have been several reports of very aggressive coyotes
roaming around Mountain Cove Association attacking pets
and stalking residents. Be aware of your surroundings.
When walking the trails, please walk in pairs or if
walking alone, make sure someone knows of your whereabouts.
review the following recommendations from the Department
of Fish & Game:
you enjoy seeing coyotes and want a closer look at them,
use binoculars. Don’t ever put food out to lure
them closer. Nearly all wild animal bites occur when
people attempt to feed them or to treat them like domestic
animals. Enjoy watching wild animals, but don’t
lead them into temptation. Animals that lose their natural
fear of humans are more likely to pose a danger to humans
and the lifespan of such an animal is shortened. Remember,
all wild animals are unpredictable and caution is the
watchword when they are around.
the following steps to reduce the chance of human-coyote
DO NOT FEED COYOTES!
• Eliminate sources of water.
• Bird feeders should be positioned so that coyotes
can’t get the feed. Coyotes are attracted by birds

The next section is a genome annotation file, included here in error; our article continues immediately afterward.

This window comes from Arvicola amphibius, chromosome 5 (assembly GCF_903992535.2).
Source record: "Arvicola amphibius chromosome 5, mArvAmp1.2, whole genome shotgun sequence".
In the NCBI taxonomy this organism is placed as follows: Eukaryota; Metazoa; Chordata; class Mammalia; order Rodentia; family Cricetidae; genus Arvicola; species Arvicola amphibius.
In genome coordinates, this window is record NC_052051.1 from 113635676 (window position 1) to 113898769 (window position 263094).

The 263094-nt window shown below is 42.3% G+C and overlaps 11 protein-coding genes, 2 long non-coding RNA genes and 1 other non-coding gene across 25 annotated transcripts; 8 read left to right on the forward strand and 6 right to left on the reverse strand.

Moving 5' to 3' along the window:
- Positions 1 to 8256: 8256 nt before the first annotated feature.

and rodents that come to the feeders.
• Do not discard edible garbage where coyotes
can get to it.
• Secure garbage containers and eliminate garbage
• Feed pets indoors whenever possible. Pick up
leftovers if feeding outdoors. Store pet food where
it is inaccessible to wild life.
• Trim and clean, near ground level, any shrubbery
that provides hiding cover for coyotes or prey.
• Fencing your yard can deter coyotes. The fence
should be at least 6 feet high with the bottom extending
at least 6 inches below ground level for best results.
• Don’t leave small children unattended
outside if coyotes have been frequenting the area.
• Don’t allow pets to run free. Keep them
safely confined and provide secure nighttime housing
for them. Walk your dog on a leash and accompany your
pet outside, especially at night.
• Discourage coyotes from frequenting your area.
If you start seeing coyotes around your home or property,
chase them away by shouting, making loud noises or throwing
stems may decrease the frequency of coyote sightings
if practiced continuously. However, coyotes are adaptable
to change and are quick to learn new ways of survival.
Occasional sightings most likely will continue. By making
life in the neighborhood more difficult it will increase
the likelihood that they will go somewhere else.
all attacks to Azusa Police Department (626) 812-3200
or the Department of Fish & Game (909) 484-0167.
Help make Mountain Cove a safe haven for all of its